The wolves have finally come to me for advice. Avoid making eye contact with saints and ranchers, I say. Stick to the suburbs where no one else goes to hunt. The wolves are tired; their tongues glisten like the neckties of bankers crowded into a London tube carriage at rush hour. In the window of the building opposite, a white cat levitates on a sudden carpet of arms. The headline in the Evening Standard reads, Is Your Child a Psychopath? It’s More Common Than You Think. My love has taken five sharp sticks from her bag and begun to knit me a sock. What big toenails you have, she says.
gang members lower
Pasting this in just now, I discover a typo, the first I’m aware of in the book: voicies. Nuts! Guess I shouldn’t have blown off Blurb’s typo-finding tool (which seemed tedious because of course it was flagging every word not in its apparently quite limited dictionary). Live and learn.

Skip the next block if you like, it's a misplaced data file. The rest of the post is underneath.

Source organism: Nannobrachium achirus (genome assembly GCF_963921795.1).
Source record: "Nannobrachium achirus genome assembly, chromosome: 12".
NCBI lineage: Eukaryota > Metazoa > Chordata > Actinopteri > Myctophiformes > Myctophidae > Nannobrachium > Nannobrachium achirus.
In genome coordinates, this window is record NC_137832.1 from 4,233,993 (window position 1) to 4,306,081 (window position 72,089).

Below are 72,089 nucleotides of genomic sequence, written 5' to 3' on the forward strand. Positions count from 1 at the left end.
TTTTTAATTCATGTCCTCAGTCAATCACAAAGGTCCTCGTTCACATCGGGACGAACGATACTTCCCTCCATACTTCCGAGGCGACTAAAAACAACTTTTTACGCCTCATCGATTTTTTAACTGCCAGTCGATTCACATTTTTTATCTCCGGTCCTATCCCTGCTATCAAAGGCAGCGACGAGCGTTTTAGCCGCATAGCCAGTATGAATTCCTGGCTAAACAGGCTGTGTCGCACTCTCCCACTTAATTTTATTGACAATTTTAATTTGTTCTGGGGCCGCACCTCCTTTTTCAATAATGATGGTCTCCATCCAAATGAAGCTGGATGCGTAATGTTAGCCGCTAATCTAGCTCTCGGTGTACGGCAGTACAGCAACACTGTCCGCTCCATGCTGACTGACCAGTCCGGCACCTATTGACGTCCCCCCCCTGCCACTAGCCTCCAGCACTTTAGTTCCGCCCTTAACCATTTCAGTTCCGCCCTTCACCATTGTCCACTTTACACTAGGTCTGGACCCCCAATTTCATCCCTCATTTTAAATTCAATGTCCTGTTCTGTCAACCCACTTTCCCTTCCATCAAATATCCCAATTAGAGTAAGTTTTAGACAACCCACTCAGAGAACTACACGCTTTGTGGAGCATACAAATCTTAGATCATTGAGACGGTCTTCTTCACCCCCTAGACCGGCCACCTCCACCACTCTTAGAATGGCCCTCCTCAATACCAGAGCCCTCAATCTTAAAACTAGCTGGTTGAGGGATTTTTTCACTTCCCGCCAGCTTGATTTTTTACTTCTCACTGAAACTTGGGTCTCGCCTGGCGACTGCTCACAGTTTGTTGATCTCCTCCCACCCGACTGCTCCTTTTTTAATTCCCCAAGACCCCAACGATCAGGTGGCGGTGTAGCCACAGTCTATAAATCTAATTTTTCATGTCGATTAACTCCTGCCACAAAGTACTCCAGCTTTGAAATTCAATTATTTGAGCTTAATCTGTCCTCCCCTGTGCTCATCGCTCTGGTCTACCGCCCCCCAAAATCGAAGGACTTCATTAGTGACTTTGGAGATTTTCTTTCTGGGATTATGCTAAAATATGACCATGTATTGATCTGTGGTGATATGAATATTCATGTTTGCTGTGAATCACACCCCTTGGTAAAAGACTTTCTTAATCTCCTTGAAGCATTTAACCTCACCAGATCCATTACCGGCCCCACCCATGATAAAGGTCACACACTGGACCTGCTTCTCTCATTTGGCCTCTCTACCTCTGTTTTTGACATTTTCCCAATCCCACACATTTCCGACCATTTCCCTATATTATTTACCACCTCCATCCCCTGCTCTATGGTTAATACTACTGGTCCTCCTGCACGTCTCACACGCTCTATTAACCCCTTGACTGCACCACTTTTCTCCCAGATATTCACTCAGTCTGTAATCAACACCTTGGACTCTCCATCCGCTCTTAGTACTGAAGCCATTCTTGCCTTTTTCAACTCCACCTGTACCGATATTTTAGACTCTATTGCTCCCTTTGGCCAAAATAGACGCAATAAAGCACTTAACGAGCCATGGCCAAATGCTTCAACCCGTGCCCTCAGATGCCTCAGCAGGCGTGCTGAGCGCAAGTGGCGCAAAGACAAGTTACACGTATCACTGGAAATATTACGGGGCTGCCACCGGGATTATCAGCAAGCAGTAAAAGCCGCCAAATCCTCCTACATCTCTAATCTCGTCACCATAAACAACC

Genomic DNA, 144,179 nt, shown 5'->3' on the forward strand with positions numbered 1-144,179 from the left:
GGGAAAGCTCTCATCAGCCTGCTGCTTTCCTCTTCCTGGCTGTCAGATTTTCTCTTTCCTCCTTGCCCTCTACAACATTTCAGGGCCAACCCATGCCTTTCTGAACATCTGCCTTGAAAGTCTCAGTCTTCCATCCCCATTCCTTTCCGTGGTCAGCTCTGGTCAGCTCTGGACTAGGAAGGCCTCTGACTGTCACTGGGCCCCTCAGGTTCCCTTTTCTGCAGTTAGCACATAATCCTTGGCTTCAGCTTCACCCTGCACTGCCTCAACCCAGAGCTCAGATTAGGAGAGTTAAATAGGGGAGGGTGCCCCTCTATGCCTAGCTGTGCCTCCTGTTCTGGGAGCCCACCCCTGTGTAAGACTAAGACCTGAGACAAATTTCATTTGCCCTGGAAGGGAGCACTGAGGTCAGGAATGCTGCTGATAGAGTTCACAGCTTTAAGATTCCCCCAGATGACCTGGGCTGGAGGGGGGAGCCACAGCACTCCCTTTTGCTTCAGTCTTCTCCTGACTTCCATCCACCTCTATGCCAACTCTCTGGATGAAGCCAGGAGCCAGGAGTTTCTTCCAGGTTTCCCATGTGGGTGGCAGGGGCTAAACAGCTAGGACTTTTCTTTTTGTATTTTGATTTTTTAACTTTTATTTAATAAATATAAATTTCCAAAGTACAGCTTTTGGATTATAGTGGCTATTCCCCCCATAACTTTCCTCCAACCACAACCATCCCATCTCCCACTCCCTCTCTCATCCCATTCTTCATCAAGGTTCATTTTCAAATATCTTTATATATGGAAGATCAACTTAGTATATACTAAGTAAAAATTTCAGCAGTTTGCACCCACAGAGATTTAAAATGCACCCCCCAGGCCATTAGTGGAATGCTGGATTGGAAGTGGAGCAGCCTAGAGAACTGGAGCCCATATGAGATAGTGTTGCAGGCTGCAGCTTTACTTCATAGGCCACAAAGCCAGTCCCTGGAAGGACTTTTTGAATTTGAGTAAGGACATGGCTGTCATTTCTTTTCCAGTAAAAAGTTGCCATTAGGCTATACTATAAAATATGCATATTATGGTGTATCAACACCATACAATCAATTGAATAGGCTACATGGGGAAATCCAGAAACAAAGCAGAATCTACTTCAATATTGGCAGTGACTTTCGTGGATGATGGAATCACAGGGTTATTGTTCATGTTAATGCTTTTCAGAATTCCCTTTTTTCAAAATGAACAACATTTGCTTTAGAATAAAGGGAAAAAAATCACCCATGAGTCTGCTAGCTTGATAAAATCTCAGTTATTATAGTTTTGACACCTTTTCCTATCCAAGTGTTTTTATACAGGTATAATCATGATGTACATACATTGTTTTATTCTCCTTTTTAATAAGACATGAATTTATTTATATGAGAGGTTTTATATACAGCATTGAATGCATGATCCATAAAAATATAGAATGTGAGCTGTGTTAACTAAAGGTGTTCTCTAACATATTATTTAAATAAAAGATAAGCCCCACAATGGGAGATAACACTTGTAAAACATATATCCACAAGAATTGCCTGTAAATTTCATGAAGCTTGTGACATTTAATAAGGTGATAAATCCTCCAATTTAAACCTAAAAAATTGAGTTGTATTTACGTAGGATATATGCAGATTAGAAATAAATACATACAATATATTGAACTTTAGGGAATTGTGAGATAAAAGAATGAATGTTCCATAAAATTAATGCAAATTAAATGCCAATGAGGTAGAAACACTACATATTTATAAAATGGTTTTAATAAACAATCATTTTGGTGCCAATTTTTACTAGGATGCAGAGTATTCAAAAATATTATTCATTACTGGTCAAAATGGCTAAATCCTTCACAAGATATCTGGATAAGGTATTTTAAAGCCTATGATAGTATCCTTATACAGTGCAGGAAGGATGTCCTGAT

Speaking of Blurb, some people might’ve noticed the irony that I didn’t in fact include any blurbs on the book. I sort of feel like blurbs are superfluous on physical books of poetry in bookstores or at live events, because people can just leaf through a book and make up their own minds. If sales are mainly or exclusively online, the author and/or publisher can just update the book page(s) with favorable quotes as they come in from readers and reviewers, and I’ve started to do this on Failed State‘s page here. I’ve also added some more of my own video adaptations to the bottom of the page: Killing Time, Ornithology, and Falling, the latter two newly edited to include the haiku. You can also watch all eight videos on Vimeo. (I’ll add the two films by Jack Cochran and Pamela Falkenberg, In West Virginia and Flag Country, when they’re made public. Right now they’re both still making the rounds of festivals.)